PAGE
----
I know the Olympics are over, but here’s one last horrible writing analogy

 In BOOK BLOG, Everything, Ned's Column

image Though the Olympic flame as long been extinguished and the final portable commode pumped dry, I’m still thinking of polymer-wrapped ski jumpers leaning forward and flying silently through the air toward a graceful — seemingly magical — touchdown near the Subway Sandwich banner. There are several reasons this image has stuck with me, including the many stark contrasts between these jumpers and when I attempted something similar, using a pair of roller skates and my children’s backyard slide. I’m not going to get into the details here because 1) this is supposed to be a post about writing, and 2) I can’t risk putting my kids back into therapy.

All I will tell you is that there was a fair amount of screaming (from me, not the kids), not much “hang time” and a nearly fatal touch-down, which was technically more of an Olympic-sized face-plant. And we’ll just leave it at that. But for anyone who saw my “pole dancing” video knows I’m not exaggerating.

Believe it or not, there’s actually a reason I brought up ski jumping in regard to this week’s Nickel’s Worth on Writing. As I watched the Olympics, I couldn’t help but think of how, from start to finish, the act of ski jumping is an analogy for what a writer goes through, from manuscript to publication. Except without the risk of landing in a tree (depending on your publisher’s marketing plan.)

Step one: At the top of the slope
Just like a ski jumper looking out over the expanse of winter-blanketed hills, all writers have experienced that inspired moment when they find themselves at a literary vista; when a story or novel idea suddenly materializes before them and it is breathtaking and full of possibilities. And just like ski jumpers, once the magnitude of what they are about to embark on settles in, there is a sudden moment of panic as they question the logic of what they’re doing. Or at the very least, whether they should’ve used the restroom before getting sealed into that polymer jumpsuit. For this reason, I stopped wearing a polymer jumpsuit while writing.

Step two: Get into position
This is when the ski jumper, or writer as the case may be (although I wouldn’t suggest doing them simultaneously), commits to taking what is essentially a leap of faith. There is no turning back at this point. In most cases, it’s because the writer or ski jumper is too driven — by the possibilities and potential — to step away from the jumping-off point. Oftentimes there is someone standing behind them, such as a coach or publisher, offering encouragement and support. And holding a golf club for no apparent reason.

Step three: Down the slope
This is when the ski jumper or writer gains momentum while battling resistance through a combination of fortitude and technique. For both, this portion of the jump is the most critical because its execution will dictate how far they fly and how successful the landing will be. Trust me, as the aluminum foil winner of the backyard slide jump, I can tell you from experience that poor execution at this point can lead to disappointment. And hundreds of views on YouTube. For a writer, this is a time of mixed emotions like exhilaration (This is going to be AWESOME!), second guesses (Should I have gone to trade school?) and self-realization (A grilled cheese sandwich sounds really good right now). For a ski jumper, this time is focused on achieving victory through clearing their mind of everything but a single thought (Oh crap… oh crap… oh crap)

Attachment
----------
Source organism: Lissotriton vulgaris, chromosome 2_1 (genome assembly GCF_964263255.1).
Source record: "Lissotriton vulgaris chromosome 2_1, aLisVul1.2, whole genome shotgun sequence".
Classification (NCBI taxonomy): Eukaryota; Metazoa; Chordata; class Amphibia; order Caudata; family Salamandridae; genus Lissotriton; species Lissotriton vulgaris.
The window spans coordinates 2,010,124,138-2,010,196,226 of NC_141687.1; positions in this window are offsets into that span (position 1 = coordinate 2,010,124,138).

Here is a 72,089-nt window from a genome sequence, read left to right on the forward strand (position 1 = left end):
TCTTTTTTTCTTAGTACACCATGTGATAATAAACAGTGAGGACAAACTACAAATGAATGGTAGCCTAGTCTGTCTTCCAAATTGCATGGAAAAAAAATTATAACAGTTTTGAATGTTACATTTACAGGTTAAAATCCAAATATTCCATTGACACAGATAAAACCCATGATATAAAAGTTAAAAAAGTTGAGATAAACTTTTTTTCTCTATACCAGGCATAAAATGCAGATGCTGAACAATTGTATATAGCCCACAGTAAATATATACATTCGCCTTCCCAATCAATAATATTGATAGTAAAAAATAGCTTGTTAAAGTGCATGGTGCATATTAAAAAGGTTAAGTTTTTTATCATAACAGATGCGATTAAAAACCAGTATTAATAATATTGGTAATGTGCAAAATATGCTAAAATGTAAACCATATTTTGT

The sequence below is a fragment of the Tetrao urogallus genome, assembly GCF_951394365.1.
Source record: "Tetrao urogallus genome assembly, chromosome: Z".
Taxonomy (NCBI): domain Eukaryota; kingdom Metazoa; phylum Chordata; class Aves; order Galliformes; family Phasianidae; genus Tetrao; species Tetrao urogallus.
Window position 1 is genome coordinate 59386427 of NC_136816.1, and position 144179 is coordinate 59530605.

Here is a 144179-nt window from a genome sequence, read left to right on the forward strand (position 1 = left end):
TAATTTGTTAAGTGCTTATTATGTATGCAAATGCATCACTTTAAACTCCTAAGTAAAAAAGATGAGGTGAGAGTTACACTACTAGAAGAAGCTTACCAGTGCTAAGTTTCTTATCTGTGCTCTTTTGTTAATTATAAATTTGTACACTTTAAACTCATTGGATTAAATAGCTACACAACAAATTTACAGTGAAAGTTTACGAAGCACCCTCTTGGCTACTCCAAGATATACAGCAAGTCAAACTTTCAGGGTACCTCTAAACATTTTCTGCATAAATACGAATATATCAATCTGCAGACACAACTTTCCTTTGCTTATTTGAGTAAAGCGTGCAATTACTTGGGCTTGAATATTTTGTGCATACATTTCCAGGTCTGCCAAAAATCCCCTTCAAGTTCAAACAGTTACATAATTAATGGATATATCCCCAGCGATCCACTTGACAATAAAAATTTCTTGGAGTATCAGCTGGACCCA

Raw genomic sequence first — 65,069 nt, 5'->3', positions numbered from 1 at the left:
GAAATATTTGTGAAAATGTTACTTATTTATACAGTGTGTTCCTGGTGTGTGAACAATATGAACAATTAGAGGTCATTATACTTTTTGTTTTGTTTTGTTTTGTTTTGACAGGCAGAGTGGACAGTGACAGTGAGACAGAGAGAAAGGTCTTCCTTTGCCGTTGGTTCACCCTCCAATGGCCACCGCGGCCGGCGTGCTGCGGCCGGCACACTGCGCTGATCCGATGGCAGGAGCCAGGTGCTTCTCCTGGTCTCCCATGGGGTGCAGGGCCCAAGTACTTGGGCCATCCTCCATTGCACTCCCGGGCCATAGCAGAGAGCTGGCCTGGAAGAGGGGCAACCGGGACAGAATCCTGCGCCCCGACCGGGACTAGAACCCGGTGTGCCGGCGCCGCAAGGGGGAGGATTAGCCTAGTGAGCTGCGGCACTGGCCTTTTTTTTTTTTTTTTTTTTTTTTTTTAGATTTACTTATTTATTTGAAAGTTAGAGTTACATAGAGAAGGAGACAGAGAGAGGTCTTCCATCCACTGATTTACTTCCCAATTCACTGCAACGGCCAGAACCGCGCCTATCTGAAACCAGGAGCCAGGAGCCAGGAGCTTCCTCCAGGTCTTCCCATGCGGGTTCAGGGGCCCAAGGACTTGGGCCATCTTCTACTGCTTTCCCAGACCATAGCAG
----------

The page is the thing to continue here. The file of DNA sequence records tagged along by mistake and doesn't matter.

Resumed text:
Well, that’s what I was thinking anyway.

Step four: Off the jump
This is when the true leap of faith comes into play, literally and figuratively, depending on your level of health coverage. All the preparation — the endless revisions, the constant adjustments in phrasing, the countless hours of re-writing — all led to this moment as you take to the air and survey what you have created based on your initial discovery of this literary vista! You lean forward, tuck your arms to your sides and hold your breath — hoping to remain suspended and within full view of the world for as long as possible!

Then reality sets in: I still have to LAND this thing!

Step five: The landing
At first glance (assuming you had your eyes open during the jump), the landing appears to be the end. It’s the part where you return to Earth and touch down gracefully before sliding to a stop in front of the Subway banner. Friends and family are there to applaud you. Maybe even Jared is there. Regardless, You look back to the judges and see how well you scored.

The end, right?

Not exactly. As I’ve discovered through the process of having my first book published, the landing is just the beginning in many ways. If you executed well in the air, it makes the landing more successful but, like an Olympic ski jumper, the work continues in order to build on that last jump — so that you can fly higher, go farther and avoid that leg cramp next time. In other words, just because you’ve stuck the landing doesn’t it’s time to stop waxing your skis. It just means it’s time to get more wax.

The only exception to this is if you are attempting a second run on the backyard slide jump, in which case wax is a really bad idea.

Trust me, I know.

(Ned Hickson is a syndicated columnist with News Media Corporation. His first book, Humor at the Speed of Life, is available from Port Hole Publications, Amazon.com or Barnes & Noble.)

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